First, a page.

(Editor’s Note: I know we’ve been cranking through these faster than originally planned. There’s a reason for that; one I can’t get into right now, but everything will be illuminated at 10am tomorrow morning. So maybe bookmark this one and keep it by your bedside, reading it—and the upcoming rounds of eight, four, and the championship round—a little at a time over the next two weeks. Sorry this is cryptic. It will all make sense soon.)
I like the sound of the Sundberg Sixteen. I still haven’t given much thought to what we’re going to call the round of eight, though. The Espy Eight? The Elster Eight? The Ohlendorf Ocho? We’ll cross that bridge when we get to it. For now, we have some best-of-five series to show you.
For the sake of rotation rest, I should set a schedule: Round One lasted two days, then there was an off-day in between. Round Two was held on days 3-5, then I gave each team two full days off so the pitching staff could rest up—to make this a fair assessment of each team’s peak ability, we want these squads as close to full-strength as possible. These games are taking place on days 8-12. There will be no off-days between games. The reasoning is that depth should count for something.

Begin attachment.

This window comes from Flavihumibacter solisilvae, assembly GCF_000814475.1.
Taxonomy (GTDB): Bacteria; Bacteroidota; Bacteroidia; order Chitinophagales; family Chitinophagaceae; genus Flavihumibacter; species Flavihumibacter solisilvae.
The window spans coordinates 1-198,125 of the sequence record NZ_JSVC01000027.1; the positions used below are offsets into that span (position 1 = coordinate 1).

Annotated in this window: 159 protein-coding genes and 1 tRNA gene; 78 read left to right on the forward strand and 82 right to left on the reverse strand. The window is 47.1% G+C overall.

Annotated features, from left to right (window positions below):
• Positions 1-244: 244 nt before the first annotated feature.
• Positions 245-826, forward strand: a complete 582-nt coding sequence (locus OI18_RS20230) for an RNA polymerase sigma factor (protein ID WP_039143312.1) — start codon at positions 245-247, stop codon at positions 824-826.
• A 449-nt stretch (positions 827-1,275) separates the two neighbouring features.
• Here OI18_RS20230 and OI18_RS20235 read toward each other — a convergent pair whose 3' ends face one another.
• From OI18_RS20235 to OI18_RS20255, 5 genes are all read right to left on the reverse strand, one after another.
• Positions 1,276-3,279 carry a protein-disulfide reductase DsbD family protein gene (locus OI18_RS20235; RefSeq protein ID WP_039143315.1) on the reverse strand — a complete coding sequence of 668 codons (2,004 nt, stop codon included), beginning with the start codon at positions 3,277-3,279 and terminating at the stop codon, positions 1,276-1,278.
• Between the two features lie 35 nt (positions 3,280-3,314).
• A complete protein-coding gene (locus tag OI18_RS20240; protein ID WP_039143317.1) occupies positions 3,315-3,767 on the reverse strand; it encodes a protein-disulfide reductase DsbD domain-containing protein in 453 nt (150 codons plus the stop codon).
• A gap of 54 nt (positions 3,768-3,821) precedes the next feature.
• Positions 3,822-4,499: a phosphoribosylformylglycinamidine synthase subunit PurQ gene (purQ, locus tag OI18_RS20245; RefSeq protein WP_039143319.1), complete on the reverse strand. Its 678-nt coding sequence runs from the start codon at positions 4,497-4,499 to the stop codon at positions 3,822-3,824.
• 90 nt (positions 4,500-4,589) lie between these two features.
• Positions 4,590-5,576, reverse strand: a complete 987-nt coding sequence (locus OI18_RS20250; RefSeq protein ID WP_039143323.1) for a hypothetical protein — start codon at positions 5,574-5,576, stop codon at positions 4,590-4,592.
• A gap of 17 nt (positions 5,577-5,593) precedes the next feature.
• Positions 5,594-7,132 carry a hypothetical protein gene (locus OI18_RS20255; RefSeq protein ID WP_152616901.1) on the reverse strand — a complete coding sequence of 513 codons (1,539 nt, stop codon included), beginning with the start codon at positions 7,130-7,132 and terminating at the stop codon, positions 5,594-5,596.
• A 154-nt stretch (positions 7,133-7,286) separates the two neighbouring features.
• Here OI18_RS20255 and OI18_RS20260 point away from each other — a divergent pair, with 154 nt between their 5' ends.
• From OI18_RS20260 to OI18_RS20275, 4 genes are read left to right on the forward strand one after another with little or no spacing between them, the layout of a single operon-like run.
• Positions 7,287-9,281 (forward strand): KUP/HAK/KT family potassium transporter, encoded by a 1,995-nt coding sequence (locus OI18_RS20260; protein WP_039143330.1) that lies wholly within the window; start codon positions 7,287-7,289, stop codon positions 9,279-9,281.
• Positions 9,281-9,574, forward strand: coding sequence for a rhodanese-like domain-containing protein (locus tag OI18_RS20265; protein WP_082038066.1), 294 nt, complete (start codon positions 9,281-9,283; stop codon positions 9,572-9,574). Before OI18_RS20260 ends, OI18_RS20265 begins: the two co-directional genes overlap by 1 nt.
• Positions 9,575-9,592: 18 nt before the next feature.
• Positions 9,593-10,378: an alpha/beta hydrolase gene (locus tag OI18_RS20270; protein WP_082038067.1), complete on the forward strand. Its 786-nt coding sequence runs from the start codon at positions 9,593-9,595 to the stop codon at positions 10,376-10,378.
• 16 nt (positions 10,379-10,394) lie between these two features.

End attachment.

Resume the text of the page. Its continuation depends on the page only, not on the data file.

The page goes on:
If these series go five games, we will see one start from each from every member of the five-man rotation. Home-field advantage (for what that’s worth here) will go 2-2-1, with the higher-ranking team getting the first two games (and the fifth game if necessary) at home.
With no further adieu, here are ALL EIGHT SERIES from Round Three!
SERIES ONE: #20 1995 (74-70) vs. #8 2010 (90-72)
WP: Kenny Rogers (9ip, 6H, 2R, 2ER, 3BB, 4K)
LP: Colby Lewis (7ip, 7H 4R, 4ER, 2BB, 8K)